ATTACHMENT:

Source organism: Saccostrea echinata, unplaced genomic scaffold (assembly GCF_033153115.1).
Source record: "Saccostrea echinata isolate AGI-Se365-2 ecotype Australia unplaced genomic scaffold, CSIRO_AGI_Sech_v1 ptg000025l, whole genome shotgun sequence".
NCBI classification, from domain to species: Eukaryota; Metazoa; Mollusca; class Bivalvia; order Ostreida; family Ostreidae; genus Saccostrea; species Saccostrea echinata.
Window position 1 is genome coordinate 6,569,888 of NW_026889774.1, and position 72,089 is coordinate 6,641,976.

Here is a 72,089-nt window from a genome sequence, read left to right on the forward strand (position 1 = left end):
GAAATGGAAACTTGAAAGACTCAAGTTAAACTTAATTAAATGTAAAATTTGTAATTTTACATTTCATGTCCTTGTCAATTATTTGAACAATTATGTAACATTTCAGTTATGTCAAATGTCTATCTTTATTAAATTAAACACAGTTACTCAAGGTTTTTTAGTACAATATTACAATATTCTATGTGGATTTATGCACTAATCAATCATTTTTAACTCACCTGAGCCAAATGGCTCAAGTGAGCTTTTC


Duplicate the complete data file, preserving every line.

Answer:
Source organism: Saccostrea echinata, unplaced genomic scaffold (assembly GCF_033153115.1).
Source record: "Saccostrea echinata isolate AGI-Se365-2 ecotype Australia unplaced genomic scaffold, CSIRO_AGI_Sech_v1 ptg000025l, whole genome shotgun sequence".
NCBI classification, from domain to species: Eukaryota; Metazoa; Mollusca; class Bivalvia; order Ostreida; family Ostreidae; genus Saccostrea; species Saccostrea echinata.
Window position 1 is genome coordinate 6,569,888 of NW_026889774.1, and position 72,089 is coordinate 6,641,976.

Here is a 72,089-nt window from a genome sequence, read left to right on the forward strand (position 1 = left end):
GAAATGGAAACTTGAAAGACTCAAGTTAAACTTAATTAAATGTAAAATTTGTAATTTTACATTTCATGTCCTTGTCAATTATTTGAACAATTATGTAACATTTCAGTTATGTCAAATGTCTATCTTTATTAAATTAAACACAGTTACTCAAGGTTTTTTAGTACAATATTACAATATTCTATGTGGATTTATGCACTAATCAATCATTTTTAACTCACCTGAGCCAAATGGCTCAAGTGAGCTTTTC